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Kalananda is the sanskrit name used for the magic of death by the Euthanatoi. In the west, it is often referred to as "Necromancy", but necromancy is only a fraction of the purview of the magic of death. Other, less charming, titles refer to Kalananda as the "Art of Corpses" or simply "the Black Art".
The practitioners of Kalananda are aware that the true authority of death and the dead lies not in their own hands, but in those of the gods - Yama in India, Hades in Europe and so on. Their symbol of authority is seen as a "staff" that divides the living from the dead. A practitioner of Kalananda then seizes this "staff" for himself, either through merging themselves with the god, or by enacting a rite of defiance. Both ways are risky and to avoid falling into the most common traps, the Euthanatoi have compelled an oral creed that defines the basic guidelines for interaction with the magic of death.
- Respect those who walk alone in the Underworld: The meaning of this is two-fold. For one, it advises against antagonizing denizens of the Tempest or the mysterious Ferrymen. The other meaning is that the mage should remain aloof of the ghosts inhabiting the Underworld, avoiding their petty struggles unless doing so serves a greater purpose.
- Necessity is never defied twice: Remembering the fate of Orpheus, those who go into the Underworld should be brave enough to fulfill his wishes, but accept compromises and take the first reasonable offer that is presented to him.
- For the dead, matter and spirit are one: This has a three-folded meaning. First, it reminds that everything within the Underworld, Wraiths as well as their surroundings, are made from Plasm. The second meaning is that everything that has a strong spiritual significance can be reflected within the Underworld as a Relic. The third is that the dead often ascribe spiritual importance to material objects, to which they are bound and that tie them into their half-existence.
- Even the brightest siddha is a dark force for the dead: A warning to not improve a wraith's fortune with magic. Doing so never helps in the long run, but only strengthens their dark side, which eventually drives the wraith from its destiny. Like mages, wraiths have to ultimately resolve their affairs alone.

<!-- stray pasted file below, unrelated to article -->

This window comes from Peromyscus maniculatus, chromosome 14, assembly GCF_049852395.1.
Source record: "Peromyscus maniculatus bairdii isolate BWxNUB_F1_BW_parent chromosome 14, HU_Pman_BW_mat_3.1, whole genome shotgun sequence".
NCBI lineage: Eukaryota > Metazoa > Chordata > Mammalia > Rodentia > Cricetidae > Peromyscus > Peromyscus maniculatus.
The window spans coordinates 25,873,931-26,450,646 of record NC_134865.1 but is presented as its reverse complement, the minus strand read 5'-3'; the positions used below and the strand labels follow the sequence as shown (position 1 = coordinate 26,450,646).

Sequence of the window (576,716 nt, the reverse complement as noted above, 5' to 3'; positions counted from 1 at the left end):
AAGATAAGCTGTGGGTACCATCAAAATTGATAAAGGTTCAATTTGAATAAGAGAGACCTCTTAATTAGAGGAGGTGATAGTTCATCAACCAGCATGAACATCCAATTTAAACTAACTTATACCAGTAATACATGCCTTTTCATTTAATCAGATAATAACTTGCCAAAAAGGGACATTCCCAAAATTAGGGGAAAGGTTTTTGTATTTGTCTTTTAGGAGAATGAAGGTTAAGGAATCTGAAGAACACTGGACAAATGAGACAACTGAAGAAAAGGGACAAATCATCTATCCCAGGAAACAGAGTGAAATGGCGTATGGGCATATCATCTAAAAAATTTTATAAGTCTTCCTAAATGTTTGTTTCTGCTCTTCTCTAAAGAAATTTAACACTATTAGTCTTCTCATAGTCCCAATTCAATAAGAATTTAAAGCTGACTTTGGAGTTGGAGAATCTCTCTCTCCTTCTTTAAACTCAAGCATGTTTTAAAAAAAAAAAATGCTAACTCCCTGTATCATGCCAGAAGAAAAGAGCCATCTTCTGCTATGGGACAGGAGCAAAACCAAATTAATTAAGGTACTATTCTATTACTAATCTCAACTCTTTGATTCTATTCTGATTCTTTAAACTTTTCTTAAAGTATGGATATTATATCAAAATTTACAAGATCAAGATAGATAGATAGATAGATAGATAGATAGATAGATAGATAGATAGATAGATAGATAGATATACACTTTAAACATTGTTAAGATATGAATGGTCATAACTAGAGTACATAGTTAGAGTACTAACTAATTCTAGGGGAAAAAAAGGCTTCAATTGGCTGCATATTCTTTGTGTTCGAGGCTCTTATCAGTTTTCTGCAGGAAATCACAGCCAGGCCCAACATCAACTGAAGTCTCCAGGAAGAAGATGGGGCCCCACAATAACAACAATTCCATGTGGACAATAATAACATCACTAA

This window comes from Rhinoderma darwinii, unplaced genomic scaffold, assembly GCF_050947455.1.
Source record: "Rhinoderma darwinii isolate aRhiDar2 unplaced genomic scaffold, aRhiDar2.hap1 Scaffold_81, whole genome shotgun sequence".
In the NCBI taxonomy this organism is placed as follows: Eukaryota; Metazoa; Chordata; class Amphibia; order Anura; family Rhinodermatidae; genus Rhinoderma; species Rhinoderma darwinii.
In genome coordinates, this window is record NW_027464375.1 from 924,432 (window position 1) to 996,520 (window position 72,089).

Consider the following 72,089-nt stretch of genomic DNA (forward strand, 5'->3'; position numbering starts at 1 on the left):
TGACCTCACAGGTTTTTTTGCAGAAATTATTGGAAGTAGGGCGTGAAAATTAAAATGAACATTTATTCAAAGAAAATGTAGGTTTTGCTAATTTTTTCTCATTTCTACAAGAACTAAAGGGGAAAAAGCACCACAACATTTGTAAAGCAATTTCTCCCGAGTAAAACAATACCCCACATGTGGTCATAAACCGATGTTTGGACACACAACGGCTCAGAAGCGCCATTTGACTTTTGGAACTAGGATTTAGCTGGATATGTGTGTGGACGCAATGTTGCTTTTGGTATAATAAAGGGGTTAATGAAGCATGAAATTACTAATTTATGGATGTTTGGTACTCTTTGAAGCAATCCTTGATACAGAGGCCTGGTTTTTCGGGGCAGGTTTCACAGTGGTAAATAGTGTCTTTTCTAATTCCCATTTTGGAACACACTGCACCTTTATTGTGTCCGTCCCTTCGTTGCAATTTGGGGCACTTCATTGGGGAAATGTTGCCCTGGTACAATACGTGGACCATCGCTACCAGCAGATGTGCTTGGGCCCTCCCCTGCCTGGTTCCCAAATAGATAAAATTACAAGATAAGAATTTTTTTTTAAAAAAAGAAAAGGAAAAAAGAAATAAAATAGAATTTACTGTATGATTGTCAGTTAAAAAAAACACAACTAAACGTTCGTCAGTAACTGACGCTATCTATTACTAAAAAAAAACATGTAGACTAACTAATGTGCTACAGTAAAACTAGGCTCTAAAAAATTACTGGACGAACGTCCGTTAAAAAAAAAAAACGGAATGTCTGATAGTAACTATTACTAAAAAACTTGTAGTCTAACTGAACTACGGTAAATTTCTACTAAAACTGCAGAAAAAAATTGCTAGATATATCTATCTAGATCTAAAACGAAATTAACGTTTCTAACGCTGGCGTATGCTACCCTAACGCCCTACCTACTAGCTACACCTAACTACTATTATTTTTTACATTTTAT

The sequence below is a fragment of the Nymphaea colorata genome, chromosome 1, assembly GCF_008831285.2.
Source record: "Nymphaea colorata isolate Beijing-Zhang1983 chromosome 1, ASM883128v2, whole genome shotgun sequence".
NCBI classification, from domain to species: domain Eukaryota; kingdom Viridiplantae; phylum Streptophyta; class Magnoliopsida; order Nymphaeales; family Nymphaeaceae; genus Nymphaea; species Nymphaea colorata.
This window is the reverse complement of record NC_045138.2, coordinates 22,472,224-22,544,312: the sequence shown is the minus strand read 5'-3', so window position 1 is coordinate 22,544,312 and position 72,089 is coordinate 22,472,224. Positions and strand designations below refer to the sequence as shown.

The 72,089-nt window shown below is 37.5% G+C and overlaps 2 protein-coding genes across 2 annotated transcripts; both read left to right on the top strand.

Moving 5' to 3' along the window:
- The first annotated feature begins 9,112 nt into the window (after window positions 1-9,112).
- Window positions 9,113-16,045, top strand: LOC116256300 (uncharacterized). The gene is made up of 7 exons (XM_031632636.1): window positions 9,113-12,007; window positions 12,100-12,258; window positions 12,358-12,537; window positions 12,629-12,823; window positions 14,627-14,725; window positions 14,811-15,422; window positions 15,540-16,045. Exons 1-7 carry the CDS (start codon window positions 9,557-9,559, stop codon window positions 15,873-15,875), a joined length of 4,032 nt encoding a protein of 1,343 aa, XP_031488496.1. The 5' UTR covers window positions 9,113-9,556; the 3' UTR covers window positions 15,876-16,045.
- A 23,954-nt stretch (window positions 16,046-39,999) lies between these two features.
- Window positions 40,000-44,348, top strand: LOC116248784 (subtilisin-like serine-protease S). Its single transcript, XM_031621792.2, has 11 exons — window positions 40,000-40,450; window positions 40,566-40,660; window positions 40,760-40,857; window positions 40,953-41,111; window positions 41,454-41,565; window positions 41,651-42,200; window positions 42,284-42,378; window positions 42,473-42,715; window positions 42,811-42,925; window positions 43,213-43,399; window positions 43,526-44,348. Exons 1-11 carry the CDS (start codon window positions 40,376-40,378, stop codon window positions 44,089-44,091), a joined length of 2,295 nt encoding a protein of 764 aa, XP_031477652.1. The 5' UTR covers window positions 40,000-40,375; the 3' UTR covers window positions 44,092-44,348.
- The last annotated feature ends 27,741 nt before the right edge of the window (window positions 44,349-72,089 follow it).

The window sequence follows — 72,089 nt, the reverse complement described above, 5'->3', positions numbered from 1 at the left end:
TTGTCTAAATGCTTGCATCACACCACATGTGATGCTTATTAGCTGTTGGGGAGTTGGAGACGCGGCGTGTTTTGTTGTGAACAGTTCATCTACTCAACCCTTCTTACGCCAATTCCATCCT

- Live in dead flesh: This contains two warnings. The first is against announcing one's nature as a living or overemphasizing one's ties to the Skinlands, since most wraiths harbour some bitterness against the "Quick". The second is against attachment to one's life - everything will pass, even mages. Clinging overly to one's corporeal existence will likely cause the mage to become a Wraith himself.
Kalananda builds on two primary Spheres: Spirit and Entropy. Spirit deals with the ephemeral reality of the Underworld, while Entropy deals with its Resonance. Other Spheres that find general use are Matter (since dead flesh is under the purview of Matter), Prime (for animation via Quintessence), Mind (to allow for communication) and Life (normaly for the purposes of Necrosynthesis). Some paradigms include other Spheres, like Forces (for electrical animation) or Correspondence (for reaching through space into the Underworld). Each form of Kalananda has its own favourite spheres, but as a rule, wraiths are not that different from spirits, so most rituals that are used to bind spirits can be modified to affect wraiths.
Dabbling too much with Kalananda likely accumulates Jhor, the entropic Quiet that is exceedingly dangerous. Also, most Kalananda-practitioners tend to build up strong entropic Resonances that make interactions with the living more difficult.
- Necromancy: Communicating with the dead, usually for gaining information or convincing them to possess something
- Necrourgy: Warding, banishing and binding the dead, compelling them to service or animating their corpses
- Necrosynthesis: Bind the resonance of decay to a Life Pattern, blurring the line between Life and Death: The pinnacle of Necrosynthesis allows a mage to enter the Shadowlands.
- , p.61-63
- , p.64-68
- , p.84-89